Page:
Occupying the Olympics: The Future of Education and #OccupyLSX

#occupylsx (photo credit: @andymiah)

Reposted from the Creative Futures Research Centre blog:

On Saturday 19th November, cf. Associate Jennifer Jones will give a talk at Tent City University, a space within the #OccupyLSX where people can “learn, share knowledge and develop skills through a wide series of workshops, lectures, debates, films, games, praxis and action.”

The Occupy movement has captured the attention of the world’s media in the last few months, drawing attention to the need for governments to reconsider how they organize the global economy. cf. Director Professor Andy Miah said:

“At the cf. we are committed to thinking of more responsible ways to redistribute resources in order to create a more just society. To have one of our Associates contributing to this programme is very important for us, as it highlights the need for academics to re-consider their positions within society, the possible impact they can have on communities and, even more crucially, their role in re-thinking Higher Education in a time of radical and controversial change.

“Jennifer’s work on the Olympic Games is perfectly aligned to some of the big questions that we face in society today, such as the overwhelming dominance of corporations within cultural affairs. There’s no doubt that cultural activities like the Games need private investment, but it’s crucial that these associations do not jeopardize the integrity of the things that really matter to people”

Speaking in advance of her workshop, Jennifer said

”Since the brutal enforcement of the Browne review, the changes to the UK’s higher education funding structure, I’ve been exploring radical alternatives and critical safe spaces within which to discuss the future of the university. As academics and educators, we need to have the courage to bring such discussions to the forefront of our research and teaching practice – especially at a time when the mainstream focus on higher education is only on debt and employability skills. We need to remember that the role of the university within society is greater than just awarding qualifications.

“For many people, the Occupy movement provides hope that there is still a politically engaged civil society out there. It also reminds people that they are not alone in these difficult times and that there is a lot that people will still do for free, given the right incentives. This is why critical spaces such as Tent City University is as important as the bricks and mortar of any other university. Indeed, many of its lecturers work in precisely these more traditional institutions.”

“The London 2012 Olympic Games will be a focal point for the kinds of debates that have circulated around the Occupy movement, as it is made possible largely by corporate sponsorship. At all recent Games, protests and activism have taken place and I expect there to be comparably more in London, due partly to the culture of Londoners, but also due to the extraordinary economic times within which we are living”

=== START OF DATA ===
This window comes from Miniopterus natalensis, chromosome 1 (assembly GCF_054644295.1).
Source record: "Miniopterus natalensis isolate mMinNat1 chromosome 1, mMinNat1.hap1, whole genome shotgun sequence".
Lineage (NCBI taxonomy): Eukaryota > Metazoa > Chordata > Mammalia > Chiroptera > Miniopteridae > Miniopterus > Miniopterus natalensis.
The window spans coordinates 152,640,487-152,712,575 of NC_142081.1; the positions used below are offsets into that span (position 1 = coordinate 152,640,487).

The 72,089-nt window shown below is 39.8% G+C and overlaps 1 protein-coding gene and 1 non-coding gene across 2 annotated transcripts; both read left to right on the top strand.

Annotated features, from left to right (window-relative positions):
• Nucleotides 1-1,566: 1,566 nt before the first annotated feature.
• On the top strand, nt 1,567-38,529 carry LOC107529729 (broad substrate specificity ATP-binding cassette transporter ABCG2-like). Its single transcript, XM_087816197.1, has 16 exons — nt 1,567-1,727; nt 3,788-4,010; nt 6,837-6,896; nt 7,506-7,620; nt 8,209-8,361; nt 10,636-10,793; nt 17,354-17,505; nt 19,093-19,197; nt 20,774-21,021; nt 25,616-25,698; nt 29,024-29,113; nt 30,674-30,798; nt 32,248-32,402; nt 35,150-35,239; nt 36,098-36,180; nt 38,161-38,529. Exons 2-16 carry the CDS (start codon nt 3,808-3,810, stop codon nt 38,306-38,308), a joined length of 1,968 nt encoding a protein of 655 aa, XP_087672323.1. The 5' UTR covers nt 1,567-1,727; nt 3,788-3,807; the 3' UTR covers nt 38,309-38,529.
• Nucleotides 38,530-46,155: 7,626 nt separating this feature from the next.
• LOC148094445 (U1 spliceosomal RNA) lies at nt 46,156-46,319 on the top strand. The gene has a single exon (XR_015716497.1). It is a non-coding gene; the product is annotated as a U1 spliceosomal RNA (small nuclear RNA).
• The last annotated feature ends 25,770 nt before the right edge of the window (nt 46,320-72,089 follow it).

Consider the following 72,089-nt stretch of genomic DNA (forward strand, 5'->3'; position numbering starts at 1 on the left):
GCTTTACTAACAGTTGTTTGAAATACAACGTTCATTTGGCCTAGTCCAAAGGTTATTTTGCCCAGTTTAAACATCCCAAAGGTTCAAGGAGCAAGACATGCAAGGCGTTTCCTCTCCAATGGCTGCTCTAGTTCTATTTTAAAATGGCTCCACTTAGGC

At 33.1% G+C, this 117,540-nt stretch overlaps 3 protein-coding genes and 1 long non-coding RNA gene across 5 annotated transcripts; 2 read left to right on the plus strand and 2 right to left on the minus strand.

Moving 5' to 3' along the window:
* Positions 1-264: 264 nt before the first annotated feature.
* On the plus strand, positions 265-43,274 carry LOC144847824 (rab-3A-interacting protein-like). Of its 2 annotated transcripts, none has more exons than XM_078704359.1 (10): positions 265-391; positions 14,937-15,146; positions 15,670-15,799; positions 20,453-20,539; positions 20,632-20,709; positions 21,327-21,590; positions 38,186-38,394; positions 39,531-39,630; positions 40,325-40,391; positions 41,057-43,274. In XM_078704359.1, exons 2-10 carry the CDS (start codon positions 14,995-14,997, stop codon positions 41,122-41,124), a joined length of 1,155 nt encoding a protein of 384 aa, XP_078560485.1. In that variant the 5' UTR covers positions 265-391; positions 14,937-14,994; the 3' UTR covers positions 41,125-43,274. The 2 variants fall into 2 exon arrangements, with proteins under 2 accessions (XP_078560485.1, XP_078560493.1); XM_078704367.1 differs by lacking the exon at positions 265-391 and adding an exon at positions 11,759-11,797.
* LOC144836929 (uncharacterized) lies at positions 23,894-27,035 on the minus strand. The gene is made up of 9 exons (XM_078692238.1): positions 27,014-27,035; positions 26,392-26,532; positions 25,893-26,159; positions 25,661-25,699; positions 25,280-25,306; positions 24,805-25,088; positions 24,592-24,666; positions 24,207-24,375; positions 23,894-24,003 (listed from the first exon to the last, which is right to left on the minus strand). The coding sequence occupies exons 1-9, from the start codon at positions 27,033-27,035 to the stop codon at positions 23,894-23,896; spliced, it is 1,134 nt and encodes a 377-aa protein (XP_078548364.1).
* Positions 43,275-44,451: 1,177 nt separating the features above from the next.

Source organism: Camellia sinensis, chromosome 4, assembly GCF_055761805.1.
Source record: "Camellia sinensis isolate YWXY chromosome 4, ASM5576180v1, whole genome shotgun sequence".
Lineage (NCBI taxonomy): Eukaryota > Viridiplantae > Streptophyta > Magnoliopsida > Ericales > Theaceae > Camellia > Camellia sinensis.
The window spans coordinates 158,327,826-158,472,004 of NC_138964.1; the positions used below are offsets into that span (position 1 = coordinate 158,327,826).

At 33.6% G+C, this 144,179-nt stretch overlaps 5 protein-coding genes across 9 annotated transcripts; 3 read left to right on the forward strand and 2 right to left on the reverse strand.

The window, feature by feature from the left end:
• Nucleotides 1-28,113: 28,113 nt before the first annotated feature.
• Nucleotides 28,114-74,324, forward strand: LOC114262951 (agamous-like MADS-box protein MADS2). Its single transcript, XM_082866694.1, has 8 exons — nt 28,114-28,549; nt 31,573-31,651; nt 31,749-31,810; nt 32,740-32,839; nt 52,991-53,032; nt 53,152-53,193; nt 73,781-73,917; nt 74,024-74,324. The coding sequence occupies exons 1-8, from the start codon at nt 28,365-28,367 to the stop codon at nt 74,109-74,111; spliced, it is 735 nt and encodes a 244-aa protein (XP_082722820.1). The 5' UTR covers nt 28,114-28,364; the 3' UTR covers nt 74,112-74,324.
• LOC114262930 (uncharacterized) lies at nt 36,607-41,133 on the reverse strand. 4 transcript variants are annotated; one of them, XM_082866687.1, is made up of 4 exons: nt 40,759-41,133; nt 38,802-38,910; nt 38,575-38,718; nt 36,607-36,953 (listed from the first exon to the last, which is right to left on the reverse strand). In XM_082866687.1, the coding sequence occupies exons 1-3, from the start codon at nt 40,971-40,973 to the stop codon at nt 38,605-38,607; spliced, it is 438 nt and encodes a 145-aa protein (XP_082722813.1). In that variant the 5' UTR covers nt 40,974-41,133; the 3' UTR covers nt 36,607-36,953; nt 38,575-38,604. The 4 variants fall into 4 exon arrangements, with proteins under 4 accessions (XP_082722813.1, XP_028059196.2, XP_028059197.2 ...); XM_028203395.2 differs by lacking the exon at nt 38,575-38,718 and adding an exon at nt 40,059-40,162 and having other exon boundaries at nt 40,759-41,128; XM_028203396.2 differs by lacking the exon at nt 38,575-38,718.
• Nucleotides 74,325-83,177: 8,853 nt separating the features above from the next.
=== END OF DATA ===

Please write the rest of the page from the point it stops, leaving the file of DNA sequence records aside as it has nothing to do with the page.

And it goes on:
Jennifer’s talk is due to take place at University Tent, St Pauls, London on November 19th at 12pm and is titled ‘Occupying the Olympics’ (unless they are evicted before).

Q&A with Jennifer Jones

What will you be talking about at Tent City University?

I will be facilitating a discussion about how the internet has been used by activist groups at previous Games to subvert the dominant message of the Olympic Games. As we are already seeing, the Olympics is a complex, multi-faceted machine, built on carefully controlled messages, corporate relationships and the essence of soft power. However, what London 2012 has that previous games have not is the influx of both social media technologies and the potential for a critical mass of users to challenge the messages projected by essentially a 20th century mega-event phenomena.

Do you think that protests are inevitable at the London 2012 Olympic Games?

Yes, and I think they should happen. It would be a sad day if the right to protest was withdrawn at the behest of a 17 day sports competition. But stranger things have happened. What I would like to contribute, through the tent city university and several other alternative education collectives that I align with – Third University, really open university and the social science centre, lincoln – is a little myth-busting around the Olympic Games, so that those who resist the Games are aware of what has happened before 2012. This may help strength their arguments and allow them to work together more effectively – bringing singular campaigns under a common banner. This is where citizen media/social media can come in, making it easier to share these issues and to work together in solidarity against the wider neo-liberal context that phenomena like the Olympic Games is situated within.

What should be the role of conventional universities within this programme of activities?

Many of those who participate in alternative educational spaces often also work or study within existing universities. What they should do – if they aren’t already – is also have the courage to bring that critical pedagogy back into their ‘day’ jobs – there is no inside/outside here, it is just people, trying to challenge and resist changes brought on by the government, that are being enforced in an non-demoncratic manner. The way I see it, I’d do this anyway, but it’s even better when I can embed this way of thinking into my work. The conventional university can help by supporting this, instead of suppressing it, by acknowledging the dialogue.